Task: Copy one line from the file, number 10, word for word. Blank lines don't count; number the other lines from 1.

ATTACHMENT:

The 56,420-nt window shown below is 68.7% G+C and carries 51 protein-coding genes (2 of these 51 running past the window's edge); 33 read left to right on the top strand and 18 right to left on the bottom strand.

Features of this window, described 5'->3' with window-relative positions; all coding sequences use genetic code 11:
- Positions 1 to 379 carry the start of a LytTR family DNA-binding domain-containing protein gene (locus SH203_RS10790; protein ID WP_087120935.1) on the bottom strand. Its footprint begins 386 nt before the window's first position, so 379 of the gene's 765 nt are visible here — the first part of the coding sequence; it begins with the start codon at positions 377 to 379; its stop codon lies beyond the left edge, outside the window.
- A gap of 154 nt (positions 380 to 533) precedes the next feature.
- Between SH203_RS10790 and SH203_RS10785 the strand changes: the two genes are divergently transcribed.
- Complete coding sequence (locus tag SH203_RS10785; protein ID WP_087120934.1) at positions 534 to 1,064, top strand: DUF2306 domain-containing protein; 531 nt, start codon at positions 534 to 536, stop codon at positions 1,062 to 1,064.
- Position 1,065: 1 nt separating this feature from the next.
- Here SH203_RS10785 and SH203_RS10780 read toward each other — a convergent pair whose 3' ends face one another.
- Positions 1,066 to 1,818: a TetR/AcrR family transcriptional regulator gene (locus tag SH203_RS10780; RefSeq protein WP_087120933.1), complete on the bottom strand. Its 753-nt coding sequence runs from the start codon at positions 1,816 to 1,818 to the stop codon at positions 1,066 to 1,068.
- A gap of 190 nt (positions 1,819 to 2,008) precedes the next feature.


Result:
- A gap of 190 nt (positions 1,819 to 2,008) precedes the next feature.